Mapping Queen Elizabeth II’s royal tours of Canada

Queen Elizabeth II visited Canada more than any other Commonwealth nation. Here’s a colourful look at where she went and how Canadians greeted their monarch.

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Queen Elizabeth II visited Canada more than any other Commonwealth nation, making 22 official tours over the course of her 70-year reign. Whether presiding over historic milestones, such as the signing of the Proclamation of the Constitution Act, or watching sports and cultural events alongside her subjects, Her Majesty was always met with pomp, circumstance and a healthy amount of quirky Canuck charm. Here are some of the highlights.

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Highlights of Queen Elizabeth II’s royal tours of Canada, as shown on the map:

1957: The Queen, accompanied by Prince Philip, opens the first session of the 23rd Parliament, becoming the first sovereign to inaugurate, in person, a session of Parliament as head of state.

1959: An exhausted monarch takes two rest days in Whitehorse during a gruelling 45-day tour. One report blames it on bad moose meat, but it turns out the sickness is due to her yet-to-be-announced pregnancy.

1959: It’s a night of glamour as the monarch dons a tiara and attends a ball at Montreal’s Queen Elizabeth Hotel, which had opened the previous year.

1964: On a visit to the prime minister’s residence in Ottawa, the Queen is presented with a “penguin car,” a two-seat amphibious vehicle. When offered, Prince Philip declines to take it for a test drive.

1964: The highlight of a visit to Charlottetown’s new Confederation Centre for the Arts is a performance by Portia White. The internationally acclaimed Black Canadian contralto came out of retirement to sing for the Queen.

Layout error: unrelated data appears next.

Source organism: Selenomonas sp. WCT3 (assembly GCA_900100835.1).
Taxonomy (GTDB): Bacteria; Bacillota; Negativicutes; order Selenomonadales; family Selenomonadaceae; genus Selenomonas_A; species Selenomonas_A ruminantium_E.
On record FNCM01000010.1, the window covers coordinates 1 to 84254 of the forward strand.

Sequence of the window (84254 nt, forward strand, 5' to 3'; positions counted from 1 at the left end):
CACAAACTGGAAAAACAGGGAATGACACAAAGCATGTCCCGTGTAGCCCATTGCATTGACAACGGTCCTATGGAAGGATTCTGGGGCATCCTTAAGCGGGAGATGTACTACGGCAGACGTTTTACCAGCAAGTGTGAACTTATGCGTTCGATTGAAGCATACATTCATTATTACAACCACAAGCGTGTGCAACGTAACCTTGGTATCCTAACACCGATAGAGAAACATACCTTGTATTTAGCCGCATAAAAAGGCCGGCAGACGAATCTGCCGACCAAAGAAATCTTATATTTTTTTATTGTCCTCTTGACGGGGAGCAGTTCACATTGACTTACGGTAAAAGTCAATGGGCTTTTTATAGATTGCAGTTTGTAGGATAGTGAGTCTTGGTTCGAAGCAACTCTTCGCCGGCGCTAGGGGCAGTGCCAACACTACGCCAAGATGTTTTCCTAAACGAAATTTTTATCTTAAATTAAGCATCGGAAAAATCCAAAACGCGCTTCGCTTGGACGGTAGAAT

1970: Queen Elizabeth wears a pantsuit to protect against clouds of blackflies during a stop in the Northwest Territories. DDT had recently been banned.

1970: Residents of St-Pierre-Jolys arrange a frog-jumping competition in Her Majesty’s honour — a tradition that continues to this day as the annual Frog Follies.

1971: The Queen is treated to a demonstration of lumberjack sports, including an axe-throwing competition and tree-climbing races, on Vancouver Island.

1973: In an unusual event to celebrate Ontario Conservation Week, the Queen is tasked with releasing 100 bass into Grenadier Pond in Toronto’s High Park.

1976: On her first day in Halifax, the Queen is serenaded by more than 100 young ukulele players on a visit to the Nova Scotia Olympic Folk Show.

1983: On a spring visit to Victoria, the Queen receives so many bouquets of flowers from excited schoolchildren that the Royal Yacht Britannia is described as looking like a “floating flower shop.”

1997: The Queen marks the 500th anniversary of the arrival of explorer John Cabot in Newfoundland, joining crowds in Bonavista as a replica of Cabot’s ship the Matthew is sailed into the harbour.

2002: The Queen walks the red carpet to centre ice with hockey royalty. Accompanied by NHL legend Wayne Gretzky, she drops the ceremonial puck at Vancouver’s GM Place to kick off a game between the Vancouver Canucks and the San Jose Sharks.

2002: “Your land is indeed your strength,” the Queen says during a nationally televised dedication ceremony for the Nunavut legislative assembly. Throughout Nunavut, children shout “Queen Elisapee!” as she passes, the Inuktut pronunciation of her name.

2010: Winnipeg is the new home for a stone ruin from Runnymede, the English meadow where the Magna Carta was signed in 1215. The Queen unveils the cornerstone of the new Canadian Museum for Human Rights.


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This story is from the May/June 2022 Issue

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